The Problems of Perl: The Future of Bugzilla

Max Kanat-Alexander mkanat at
Thu May 3 17:50:57 UTC 2007

On Thu, 03 May 2007 09:53:05 -0400 Bill Barry <after.fallout at>
> How difficult would it be to create tests for code style with a tool 
> like perl-critic? Can we merge tests that others have written?
> Is it possible to do things like type analysis in perl with tests?
> [snip]

	Sure, lots of things are possible to automate and improve Perl
code. But why should we have to write those? Why should we have to
*bend* a language to be usable for a large project? These suggestions
will add *more* development time to Bugzilla, and my goal is to be able
to add more features in *less* development time.

> Switching the language will not help in either case. I have been
> working on in c# for a while now (with resharper to help with
> coding style; everyone has the same configuration). I still end up
> fixing problems with code design (person uses while loop where they
> should use a foreach, 3000 line functions, ...).

	Honestly, ASP is a terrible piece of crap that I wouldn't touch
with a ten-foot pole unless I was forced to. That's also a community
that has a history of even worse code standards than the Perl or PHP

> The subject can be used for most elegant code as well. Most parts of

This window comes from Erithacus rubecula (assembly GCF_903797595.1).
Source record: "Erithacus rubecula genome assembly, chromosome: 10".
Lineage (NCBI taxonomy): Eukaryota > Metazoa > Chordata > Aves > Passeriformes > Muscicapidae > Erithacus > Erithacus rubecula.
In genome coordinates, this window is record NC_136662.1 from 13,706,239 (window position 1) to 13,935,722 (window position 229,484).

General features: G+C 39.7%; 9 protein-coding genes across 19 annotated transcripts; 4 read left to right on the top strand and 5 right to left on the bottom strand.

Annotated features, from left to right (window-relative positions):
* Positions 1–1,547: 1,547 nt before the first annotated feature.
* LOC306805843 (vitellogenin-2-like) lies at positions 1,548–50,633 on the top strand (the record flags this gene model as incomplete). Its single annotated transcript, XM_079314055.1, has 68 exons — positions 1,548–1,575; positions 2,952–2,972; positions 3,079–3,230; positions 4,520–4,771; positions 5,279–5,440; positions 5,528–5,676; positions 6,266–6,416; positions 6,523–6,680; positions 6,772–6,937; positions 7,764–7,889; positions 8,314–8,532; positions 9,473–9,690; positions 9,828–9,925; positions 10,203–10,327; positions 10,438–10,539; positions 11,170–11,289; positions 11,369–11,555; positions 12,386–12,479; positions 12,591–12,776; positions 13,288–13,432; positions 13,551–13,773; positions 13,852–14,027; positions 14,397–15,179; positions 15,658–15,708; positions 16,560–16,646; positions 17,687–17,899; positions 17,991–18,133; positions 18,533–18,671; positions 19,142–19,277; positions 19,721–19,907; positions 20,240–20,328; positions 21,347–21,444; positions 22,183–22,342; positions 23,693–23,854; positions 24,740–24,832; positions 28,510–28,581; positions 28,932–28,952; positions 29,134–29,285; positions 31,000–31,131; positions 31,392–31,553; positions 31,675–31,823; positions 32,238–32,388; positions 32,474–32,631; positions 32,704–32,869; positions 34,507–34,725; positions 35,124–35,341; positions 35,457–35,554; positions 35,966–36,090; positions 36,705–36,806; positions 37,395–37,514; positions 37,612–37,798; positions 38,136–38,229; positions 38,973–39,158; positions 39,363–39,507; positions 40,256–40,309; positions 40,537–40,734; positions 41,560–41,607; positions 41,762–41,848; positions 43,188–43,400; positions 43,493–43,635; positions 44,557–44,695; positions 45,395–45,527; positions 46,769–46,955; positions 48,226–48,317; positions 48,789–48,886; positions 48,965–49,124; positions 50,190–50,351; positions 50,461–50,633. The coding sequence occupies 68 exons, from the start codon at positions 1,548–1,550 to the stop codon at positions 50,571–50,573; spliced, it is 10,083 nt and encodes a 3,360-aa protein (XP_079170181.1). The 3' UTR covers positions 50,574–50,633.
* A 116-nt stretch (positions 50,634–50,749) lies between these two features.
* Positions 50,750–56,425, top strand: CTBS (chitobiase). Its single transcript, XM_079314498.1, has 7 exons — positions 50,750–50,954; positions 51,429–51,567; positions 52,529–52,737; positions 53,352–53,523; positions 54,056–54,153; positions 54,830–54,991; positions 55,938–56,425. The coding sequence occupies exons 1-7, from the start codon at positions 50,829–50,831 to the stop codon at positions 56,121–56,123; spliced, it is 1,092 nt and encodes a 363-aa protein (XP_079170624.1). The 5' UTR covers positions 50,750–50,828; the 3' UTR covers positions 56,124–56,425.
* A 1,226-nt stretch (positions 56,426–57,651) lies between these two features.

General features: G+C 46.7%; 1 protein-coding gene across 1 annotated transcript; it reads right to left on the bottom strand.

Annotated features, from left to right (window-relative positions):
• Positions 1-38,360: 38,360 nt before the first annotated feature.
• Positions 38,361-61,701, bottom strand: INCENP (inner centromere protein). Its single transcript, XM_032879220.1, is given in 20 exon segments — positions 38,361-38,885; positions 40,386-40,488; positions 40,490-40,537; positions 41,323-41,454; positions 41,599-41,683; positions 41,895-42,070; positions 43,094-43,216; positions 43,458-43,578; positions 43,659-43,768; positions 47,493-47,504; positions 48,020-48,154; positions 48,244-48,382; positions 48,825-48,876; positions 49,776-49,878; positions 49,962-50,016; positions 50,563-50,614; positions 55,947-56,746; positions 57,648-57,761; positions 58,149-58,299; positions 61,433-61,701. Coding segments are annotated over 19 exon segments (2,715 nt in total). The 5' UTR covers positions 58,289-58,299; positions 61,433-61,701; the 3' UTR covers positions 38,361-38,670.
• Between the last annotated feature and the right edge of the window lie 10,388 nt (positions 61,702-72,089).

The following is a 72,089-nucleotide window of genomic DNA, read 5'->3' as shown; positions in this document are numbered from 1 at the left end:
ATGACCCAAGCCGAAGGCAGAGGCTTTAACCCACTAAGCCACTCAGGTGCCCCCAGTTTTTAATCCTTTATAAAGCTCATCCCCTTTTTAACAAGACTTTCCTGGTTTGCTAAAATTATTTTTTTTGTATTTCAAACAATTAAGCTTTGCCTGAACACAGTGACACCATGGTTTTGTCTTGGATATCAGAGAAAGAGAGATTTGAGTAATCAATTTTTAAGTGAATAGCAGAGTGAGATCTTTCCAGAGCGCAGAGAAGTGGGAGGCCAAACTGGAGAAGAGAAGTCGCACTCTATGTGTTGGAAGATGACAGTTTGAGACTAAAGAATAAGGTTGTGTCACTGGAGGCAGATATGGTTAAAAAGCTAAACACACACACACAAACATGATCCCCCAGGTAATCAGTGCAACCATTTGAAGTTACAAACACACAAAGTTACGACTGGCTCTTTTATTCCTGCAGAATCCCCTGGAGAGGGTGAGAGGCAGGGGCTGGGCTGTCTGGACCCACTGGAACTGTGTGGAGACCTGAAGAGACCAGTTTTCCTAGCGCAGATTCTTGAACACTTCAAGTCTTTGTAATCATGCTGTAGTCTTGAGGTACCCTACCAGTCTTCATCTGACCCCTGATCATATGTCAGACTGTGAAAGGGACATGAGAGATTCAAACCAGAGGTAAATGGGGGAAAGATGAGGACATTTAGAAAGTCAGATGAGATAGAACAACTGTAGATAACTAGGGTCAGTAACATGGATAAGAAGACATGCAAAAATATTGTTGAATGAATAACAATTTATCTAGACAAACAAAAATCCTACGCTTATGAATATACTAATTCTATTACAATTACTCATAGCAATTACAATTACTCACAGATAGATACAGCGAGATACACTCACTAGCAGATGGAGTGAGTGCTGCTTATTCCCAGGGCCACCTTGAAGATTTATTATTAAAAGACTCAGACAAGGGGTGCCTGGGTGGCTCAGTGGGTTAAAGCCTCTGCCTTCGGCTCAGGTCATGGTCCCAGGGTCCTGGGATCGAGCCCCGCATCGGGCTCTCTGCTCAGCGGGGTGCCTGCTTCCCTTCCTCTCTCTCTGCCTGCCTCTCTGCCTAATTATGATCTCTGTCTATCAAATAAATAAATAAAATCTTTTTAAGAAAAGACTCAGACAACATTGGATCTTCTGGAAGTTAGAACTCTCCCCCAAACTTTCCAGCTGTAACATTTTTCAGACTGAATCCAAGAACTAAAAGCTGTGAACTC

> perl have their purpose and when used correctly can be very readable
> and easy to understand.

	Maybe that's true, but I don't think so. Most of us here have
been using Perl extensively for over a year, and so its various
strangenesses are normal to us. But for example, even some of the most
basic Perl code can be hard to decipher. It took me a long time to
realize the difference between [] and (). And when you could use () for
a hash and when you had to use {} and make it a hashref.

	It's little things like that--things intrinsic to the design of
Perl--that make it hard to read. You can say "You have to know any
language to read it," but I've used Ruby for maybe a total of 1/2 hour
in my life, and I find it pretty readable. I could read Python pretty
easily after just a few hours of using it.

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